[Skip to Content]
[Skip to Content Landing]
September 1988

Surgical Resection for Metastatic Melanoma to the Lung

Author Affiliations

From the Division of Surgical Oncology, John Wayne Cancer Clinic and Armand Hammer Laboratories, Jonsson Comprehensive Cancer Center, UCLA School of Medicine (Drs Wong, Euhus, and Morton), and the Sepulveda (Calif) Veterans Administration Medical Center (Dr Wong).

Arch Surg. 1988;123(9):1091-1095. doi:10.1001/archsurg.1988.01400330067010

• From 1971 through December 1986, the courses of 47 patients who underwent thoracotomy for pulmonary metastases from melanoma were retrospectively reviewed to determine the efficacy of this approach in the management of selected patients with melanoma. The overall five-year survival rate was 25% (median survival, 19 months). Thirty-eight patients were free of disease following thoracotomy. These patients fared significantly better than those who had residual disease following thoracotomy, with a five-year survival rate of 31% (median survival, 24 months) compared with 0% (median survival, six months). Survival was not influenced by the addition of adjuvant therapy or duration of time before the development of metastases (<12 months vs ≥12 months). In selected patients with melanoma metastatic to the lung, thoracotomy with complete excision of the metastatic deposits results in improved survival and should be considered the treatment of choice.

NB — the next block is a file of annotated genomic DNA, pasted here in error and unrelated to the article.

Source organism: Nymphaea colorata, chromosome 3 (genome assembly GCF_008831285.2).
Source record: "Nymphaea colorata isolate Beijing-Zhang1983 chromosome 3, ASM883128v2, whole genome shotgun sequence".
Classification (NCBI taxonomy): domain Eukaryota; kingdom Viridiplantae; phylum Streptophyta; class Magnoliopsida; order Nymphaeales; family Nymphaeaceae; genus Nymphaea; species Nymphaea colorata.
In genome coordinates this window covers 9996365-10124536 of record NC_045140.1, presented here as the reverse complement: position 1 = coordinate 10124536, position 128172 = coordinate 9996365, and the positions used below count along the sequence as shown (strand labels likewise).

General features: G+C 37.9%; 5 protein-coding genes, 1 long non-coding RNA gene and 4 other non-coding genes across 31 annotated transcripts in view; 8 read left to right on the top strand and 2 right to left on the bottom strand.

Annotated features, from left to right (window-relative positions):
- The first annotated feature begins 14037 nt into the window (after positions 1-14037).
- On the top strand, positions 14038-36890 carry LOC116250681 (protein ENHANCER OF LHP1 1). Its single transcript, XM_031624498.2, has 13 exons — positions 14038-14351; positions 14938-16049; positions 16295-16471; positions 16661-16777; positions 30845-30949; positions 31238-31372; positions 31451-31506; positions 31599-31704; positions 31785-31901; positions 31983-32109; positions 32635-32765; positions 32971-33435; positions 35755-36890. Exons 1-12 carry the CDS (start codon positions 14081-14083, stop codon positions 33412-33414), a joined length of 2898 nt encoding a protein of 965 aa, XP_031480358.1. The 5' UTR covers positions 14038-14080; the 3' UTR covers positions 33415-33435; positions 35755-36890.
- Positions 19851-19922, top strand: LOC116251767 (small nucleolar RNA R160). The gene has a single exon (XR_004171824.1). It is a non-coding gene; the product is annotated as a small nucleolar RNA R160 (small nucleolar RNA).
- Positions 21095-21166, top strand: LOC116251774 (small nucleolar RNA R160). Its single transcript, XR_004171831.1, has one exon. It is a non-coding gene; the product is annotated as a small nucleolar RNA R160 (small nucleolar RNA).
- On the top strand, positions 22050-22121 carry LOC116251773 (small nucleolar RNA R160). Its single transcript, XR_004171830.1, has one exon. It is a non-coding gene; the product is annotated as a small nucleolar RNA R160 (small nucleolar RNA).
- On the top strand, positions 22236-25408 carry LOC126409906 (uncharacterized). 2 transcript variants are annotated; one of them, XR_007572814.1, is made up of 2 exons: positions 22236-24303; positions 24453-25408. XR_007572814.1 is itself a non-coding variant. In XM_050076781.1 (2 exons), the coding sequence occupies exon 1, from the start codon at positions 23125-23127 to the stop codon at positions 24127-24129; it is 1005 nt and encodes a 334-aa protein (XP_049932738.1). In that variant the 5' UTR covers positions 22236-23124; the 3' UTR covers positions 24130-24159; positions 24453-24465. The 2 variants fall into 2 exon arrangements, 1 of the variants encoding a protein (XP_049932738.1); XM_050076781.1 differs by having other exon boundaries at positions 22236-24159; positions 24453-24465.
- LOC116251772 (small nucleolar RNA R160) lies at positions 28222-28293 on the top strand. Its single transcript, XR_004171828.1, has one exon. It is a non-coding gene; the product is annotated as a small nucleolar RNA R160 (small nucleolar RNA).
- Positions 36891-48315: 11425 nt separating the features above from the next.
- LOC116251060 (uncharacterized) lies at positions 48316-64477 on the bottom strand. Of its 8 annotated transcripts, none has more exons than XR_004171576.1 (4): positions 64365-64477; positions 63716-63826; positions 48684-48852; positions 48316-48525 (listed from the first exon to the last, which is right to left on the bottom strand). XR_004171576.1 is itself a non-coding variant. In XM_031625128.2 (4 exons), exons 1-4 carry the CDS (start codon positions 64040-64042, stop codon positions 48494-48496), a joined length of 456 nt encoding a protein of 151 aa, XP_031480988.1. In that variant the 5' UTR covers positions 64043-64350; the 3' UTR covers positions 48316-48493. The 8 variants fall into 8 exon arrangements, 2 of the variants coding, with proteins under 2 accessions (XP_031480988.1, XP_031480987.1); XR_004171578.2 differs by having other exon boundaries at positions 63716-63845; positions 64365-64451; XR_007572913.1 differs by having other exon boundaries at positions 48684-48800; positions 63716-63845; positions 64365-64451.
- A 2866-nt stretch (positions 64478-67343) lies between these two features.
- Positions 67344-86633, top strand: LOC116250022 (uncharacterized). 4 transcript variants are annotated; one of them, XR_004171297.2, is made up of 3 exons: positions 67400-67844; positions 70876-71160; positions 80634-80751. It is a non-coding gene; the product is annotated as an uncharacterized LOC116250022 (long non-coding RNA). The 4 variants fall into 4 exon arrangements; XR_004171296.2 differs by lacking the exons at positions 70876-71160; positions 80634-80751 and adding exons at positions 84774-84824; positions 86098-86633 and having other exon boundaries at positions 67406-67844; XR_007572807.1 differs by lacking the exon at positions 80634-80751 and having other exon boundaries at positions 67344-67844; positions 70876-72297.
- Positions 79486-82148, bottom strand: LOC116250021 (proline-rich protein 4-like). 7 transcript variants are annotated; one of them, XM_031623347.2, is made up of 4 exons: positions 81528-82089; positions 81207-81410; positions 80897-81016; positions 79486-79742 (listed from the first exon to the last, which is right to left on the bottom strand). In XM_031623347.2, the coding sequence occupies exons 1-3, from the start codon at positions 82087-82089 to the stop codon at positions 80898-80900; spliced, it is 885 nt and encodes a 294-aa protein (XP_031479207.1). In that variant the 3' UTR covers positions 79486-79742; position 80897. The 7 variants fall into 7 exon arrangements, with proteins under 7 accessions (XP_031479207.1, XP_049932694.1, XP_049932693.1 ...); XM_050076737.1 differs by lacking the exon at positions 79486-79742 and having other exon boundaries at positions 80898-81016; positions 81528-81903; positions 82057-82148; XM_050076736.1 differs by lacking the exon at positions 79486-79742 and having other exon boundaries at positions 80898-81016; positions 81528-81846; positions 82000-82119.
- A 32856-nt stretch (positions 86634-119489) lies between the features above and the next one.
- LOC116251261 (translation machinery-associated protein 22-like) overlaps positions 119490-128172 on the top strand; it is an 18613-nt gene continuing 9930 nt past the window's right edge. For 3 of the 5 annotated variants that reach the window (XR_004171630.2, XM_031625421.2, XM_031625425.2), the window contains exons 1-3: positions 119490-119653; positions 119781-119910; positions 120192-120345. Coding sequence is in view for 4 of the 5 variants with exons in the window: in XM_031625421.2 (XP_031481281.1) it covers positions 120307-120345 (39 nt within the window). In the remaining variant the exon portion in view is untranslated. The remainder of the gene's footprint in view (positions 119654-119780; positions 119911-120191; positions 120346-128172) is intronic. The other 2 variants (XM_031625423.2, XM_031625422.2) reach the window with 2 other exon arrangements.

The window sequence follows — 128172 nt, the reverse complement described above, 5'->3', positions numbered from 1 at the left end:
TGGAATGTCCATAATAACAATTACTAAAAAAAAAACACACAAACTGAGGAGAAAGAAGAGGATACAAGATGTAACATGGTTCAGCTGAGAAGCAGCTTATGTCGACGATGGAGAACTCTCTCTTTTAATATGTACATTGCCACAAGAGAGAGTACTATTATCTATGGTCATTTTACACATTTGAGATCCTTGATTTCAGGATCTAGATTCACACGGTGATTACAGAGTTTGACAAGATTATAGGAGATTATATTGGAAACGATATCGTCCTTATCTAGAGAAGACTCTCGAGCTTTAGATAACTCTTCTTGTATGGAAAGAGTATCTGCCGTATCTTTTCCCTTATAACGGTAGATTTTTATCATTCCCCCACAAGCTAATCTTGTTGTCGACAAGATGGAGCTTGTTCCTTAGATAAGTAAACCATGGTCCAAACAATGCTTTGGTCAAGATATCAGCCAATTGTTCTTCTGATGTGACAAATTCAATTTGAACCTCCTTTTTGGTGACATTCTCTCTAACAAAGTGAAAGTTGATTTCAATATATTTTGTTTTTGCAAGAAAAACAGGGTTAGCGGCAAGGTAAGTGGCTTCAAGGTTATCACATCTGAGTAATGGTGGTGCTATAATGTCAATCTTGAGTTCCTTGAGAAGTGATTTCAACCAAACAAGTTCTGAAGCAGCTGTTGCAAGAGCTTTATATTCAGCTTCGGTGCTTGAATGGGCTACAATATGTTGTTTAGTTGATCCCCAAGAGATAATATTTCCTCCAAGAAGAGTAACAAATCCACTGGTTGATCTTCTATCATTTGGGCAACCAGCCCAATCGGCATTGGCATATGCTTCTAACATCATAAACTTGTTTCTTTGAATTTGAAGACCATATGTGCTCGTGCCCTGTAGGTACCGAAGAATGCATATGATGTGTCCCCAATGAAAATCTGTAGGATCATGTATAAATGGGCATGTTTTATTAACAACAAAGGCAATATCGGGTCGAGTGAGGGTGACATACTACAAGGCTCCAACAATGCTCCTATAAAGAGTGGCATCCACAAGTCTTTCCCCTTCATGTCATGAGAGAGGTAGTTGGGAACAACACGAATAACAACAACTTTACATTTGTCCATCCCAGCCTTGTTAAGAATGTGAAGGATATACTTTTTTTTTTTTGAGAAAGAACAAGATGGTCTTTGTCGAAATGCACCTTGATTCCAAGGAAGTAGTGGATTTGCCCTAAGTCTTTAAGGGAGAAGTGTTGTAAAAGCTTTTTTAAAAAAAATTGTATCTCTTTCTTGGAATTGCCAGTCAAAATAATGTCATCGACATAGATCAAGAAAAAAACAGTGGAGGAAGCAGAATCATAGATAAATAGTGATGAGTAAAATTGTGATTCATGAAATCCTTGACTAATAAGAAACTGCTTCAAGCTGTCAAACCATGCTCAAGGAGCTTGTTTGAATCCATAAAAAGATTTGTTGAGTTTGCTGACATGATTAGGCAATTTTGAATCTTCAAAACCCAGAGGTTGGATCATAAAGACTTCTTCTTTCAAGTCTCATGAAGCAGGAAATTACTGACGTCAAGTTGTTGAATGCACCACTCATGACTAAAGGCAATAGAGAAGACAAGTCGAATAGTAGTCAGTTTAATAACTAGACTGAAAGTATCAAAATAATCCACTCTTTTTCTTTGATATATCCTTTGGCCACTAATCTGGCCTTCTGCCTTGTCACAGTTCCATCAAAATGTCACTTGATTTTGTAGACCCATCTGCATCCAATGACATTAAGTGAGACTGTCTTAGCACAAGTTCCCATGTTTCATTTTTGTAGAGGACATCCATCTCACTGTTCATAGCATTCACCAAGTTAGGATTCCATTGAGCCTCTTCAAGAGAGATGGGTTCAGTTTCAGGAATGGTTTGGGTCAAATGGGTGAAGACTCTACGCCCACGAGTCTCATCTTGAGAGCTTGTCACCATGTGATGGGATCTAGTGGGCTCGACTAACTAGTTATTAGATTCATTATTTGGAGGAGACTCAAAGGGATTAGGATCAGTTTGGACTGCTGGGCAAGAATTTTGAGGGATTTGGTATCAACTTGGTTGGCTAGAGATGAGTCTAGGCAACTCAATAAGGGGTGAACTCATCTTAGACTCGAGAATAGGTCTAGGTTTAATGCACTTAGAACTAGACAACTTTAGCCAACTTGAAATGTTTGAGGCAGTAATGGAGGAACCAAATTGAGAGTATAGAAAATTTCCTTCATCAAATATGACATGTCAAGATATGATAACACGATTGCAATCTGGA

(Arch Surg 1988;123:1091-1095)